President Trump is picking a whole lot of fights in recent days, including one with a dead senator.
Some of these are battles he should be engaging in, despite what much of the media say. And some are the kind he would be better off avoiding.
Take, for instance, Trump’s involvement in the decision to ground the Boeing plane that has been involved in two fatal crashes, the 737 Max 8.
The Washington Post says "it was extraordinary for a president to intervene in matters typically left to the FAA or the Department of Transportation." And the story quotes a former DOT secretary as saying Barack Obama was never involved in such safety decisions.
Rather than simply being briefed by the FAA, the Post reports, "Trump played an active role, participating in phone calls with Boeing chief executive Dennis Muilenburg and other stakeholders, and offering his thoughts about the aviation industry."
I don't know about you, but that's what I would want a president doing — not substituting his judgment for that of the experts but taking a hands-on role in crisis management. Aviation safety is a crucial issue. And if a Max 8 had crashed in the U.S., Trump would have shouldered enormous political blame.
Now there's an argument to be made that the president waited too long to ground the planes, acting after other major industrialized countries. Maybe he was too solicitous toward Boeing. And maybe the FAA should have more tightly regulated the airline giant. Recent reports about Boeing dragging its feet on pilot training for the planes' new software — and a sensor that may have been sending the wrong signals to prevent stalling — suggest that the two crashes may have been avoidable.
But I'd argue Trump's personal involvement is a good thing.
I also have no problem with Trump doing what used to be called jawboning to keep auto jobs in America. But he's taking some flak for blaming the latest plant closure on the United Auto Workers.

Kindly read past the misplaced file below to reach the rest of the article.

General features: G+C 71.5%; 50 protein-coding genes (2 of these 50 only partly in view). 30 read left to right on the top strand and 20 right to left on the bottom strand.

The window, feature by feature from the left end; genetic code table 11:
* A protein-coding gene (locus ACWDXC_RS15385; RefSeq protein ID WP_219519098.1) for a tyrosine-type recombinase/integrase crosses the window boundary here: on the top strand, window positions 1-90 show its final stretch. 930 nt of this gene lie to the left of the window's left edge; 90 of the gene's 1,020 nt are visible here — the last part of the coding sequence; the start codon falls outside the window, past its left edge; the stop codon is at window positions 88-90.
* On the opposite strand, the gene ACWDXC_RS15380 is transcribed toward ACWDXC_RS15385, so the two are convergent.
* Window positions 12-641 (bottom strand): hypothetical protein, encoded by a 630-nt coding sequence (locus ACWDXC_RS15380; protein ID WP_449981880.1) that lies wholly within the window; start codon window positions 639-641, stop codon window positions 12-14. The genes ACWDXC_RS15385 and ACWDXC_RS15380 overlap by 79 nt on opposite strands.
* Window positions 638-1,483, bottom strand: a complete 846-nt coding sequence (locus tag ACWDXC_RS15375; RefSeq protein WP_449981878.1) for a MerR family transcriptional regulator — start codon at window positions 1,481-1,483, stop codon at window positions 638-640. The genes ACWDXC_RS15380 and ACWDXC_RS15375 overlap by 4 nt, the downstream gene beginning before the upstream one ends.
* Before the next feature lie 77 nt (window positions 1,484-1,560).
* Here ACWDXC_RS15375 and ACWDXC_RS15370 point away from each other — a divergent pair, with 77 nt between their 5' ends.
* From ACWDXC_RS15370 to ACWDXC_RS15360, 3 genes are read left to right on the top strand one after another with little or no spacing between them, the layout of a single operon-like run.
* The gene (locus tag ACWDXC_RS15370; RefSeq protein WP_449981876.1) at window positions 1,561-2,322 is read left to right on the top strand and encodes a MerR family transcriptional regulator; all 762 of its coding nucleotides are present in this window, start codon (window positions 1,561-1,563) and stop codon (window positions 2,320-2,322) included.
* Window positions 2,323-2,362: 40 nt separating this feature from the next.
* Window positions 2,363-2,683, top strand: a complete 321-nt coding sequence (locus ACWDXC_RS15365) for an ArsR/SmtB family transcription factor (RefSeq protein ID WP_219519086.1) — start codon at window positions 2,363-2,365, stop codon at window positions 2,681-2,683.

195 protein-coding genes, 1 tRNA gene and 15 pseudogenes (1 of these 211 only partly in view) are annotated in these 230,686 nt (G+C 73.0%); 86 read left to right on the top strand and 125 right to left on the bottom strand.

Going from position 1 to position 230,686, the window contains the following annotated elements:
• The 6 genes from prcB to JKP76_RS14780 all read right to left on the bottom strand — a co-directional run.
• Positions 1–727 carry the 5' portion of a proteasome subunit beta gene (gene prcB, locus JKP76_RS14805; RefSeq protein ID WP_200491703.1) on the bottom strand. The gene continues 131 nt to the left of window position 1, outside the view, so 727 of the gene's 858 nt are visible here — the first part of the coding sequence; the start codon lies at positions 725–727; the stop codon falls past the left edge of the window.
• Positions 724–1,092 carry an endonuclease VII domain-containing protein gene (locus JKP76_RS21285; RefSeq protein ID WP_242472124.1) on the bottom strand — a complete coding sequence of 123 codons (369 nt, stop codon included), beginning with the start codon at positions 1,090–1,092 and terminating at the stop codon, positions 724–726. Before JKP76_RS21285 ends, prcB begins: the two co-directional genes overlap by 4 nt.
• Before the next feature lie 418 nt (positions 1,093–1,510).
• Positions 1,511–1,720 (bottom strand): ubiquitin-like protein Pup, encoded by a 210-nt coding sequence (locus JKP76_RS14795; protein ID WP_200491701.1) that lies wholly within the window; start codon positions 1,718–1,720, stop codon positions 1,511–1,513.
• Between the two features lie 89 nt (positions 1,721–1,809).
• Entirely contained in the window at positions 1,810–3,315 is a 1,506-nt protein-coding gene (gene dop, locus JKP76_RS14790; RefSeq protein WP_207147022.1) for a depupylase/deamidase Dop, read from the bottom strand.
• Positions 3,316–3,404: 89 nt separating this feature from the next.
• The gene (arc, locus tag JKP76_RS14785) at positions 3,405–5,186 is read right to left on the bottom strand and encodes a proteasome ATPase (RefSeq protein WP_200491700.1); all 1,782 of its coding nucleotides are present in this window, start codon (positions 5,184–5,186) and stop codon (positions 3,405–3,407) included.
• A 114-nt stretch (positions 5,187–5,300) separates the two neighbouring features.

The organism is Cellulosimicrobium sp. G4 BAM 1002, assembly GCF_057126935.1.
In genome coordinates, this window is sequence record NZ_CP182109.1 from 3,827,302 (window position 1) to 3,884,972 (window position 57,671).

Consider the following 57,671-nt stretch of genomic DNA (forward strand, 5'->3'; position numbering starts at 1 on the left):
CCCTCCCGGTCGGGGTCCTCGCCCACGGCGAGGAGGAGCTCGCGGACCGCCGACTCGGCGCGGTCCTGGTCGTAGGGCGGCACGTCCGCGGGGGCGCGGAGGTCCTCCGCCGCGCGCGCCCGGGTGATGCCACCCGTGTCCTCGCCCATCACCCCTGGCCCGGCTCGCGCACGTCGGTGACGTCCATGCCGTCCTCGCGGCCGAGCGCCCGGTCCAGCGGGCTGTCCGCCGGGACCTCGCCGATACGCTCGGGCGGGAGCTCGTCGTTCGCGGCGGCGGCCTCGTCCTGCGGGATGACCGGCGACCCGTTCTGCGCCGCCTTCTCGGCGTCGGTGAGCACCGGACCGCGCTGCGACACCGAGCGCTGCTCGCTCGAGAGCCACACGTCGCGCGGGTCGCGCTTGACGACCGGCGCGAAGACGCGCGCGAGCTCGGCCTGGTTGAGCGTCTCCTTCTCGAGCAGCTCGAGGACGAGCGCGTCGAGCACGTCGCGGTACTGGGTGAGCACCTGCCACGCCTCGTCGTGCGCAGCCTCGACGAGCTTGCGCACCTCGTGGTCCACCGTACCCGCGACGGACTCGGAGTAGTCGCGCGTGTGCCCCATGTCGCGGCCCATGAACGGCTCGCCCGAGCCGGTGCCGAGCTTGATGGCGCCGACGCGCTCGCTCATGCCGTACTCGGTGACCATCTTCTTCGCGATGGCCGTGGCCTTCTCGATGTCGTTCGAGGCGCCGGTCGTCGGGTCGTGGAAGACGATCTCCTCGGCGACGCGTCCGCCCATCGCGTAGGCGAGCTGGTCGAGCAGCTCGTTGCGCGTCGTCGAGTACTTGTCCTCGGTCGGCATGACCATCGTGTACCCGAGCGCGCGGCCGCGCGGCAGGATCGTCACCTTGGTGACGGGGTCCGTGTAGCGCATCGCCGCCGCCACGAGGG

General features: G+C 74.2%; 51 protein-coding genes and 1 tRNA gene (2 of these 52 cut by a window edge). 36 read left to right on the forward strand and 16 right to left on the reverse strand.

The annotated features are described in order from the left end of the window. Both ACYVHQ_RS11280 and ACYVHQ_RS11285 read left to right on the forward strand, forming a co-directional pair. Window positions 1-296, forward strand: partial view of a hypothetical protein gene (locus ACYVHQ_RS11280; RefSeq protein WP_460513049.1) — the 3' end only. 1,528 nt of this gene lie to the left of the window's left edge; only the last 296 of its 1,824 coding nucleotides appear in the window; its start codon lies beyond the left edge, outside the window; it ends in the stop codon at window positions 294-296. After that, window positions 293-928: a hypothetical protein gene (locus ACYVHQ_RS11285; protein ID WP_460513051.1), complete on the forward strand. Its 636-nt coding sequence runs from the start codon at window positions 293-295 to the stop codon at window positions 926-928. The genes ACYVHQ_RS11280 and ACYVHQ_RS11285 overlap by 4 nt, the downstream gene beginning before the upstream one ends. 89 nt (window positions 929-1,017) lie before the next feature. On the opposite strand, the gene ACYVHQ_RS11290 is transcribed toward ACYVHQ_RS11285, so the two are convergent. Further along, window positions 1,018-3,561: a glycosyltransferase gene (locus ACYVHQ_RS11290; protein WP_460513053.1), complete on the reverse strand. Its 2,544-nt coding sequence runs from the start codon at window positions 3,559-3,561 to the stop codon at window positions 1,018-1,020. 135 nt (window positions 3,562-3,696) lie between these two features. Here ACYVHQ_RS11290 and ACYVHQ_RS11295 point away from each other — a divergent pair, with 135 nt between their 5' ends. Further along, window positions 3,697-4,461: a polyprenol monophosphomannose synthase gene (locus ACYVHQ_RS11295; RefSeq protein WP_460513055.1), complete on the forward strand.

After GM shut down a factory in Lordstown, Ohio, Trump tweeted: "Democrat UAW Local 1112 President David Green ought to get his act together and produce. G.M. let our Country down, but other much better car companies are coming into the U.S. in droves. I want action on Lordstown fast. Stop complaining and get the job done! 3.8% Unemployment!"
Trump said he also called GM's CEO, Mary Barra: "I am not happy that it is closed when everything else in our Country is BOOMING. I asked her to sell it or do something quickly. She blamed the UAW Union — I don't care, I just want it open!"
But ultimately this was a business decision (though not final) by the automaker, which is moving away from small sedans like the Chevrolet Cruze, made at that plant, in favor of bigger cars. The Lordstown plant workers agreed more than a decade ago that newly hired workers would be paid $20 an hour, not the standard $30. So the president's criticism seems like deflection.
And then there is John McCain. He and Trump couldn't stand each other. But Trump unloaded on him over the weekend, despite the fact that McCain died last August.
First, he lambasted the late Arizona senator for giving the uncorroborated Steele dossier to the FBI. Trump quoted Ken Starr as saying this was "unfortunately a very dark stain against John McCain." Trump added:
"He had far worse 'stains' than this, including thumbs down on repeal and replace after years of campaigning to repeal and replace!" And there was another shot against "'last in his class' (Annapolis) John McCain."
Those tweets prompted stinging personal criticism from McCain's former aides and from his daughter Meghan.
McCain, who often joked about being a poor student at the Naval Academy, was a controversial figure in the GOP. The onetime nominee was a maverick who often took on his own party, starting with George W. Bush. He did cast that late-night thumbs-down against abolishing ObamaCare, but that was the third repeal attempt that, if not for divisions among Republicans, would never have come down to one vote.
But whether Trump's grievances against McCain are justified is beside the point. He was a war hero who served his country for decades. He is no longer with us. Perhaps it's time for the president to let it go.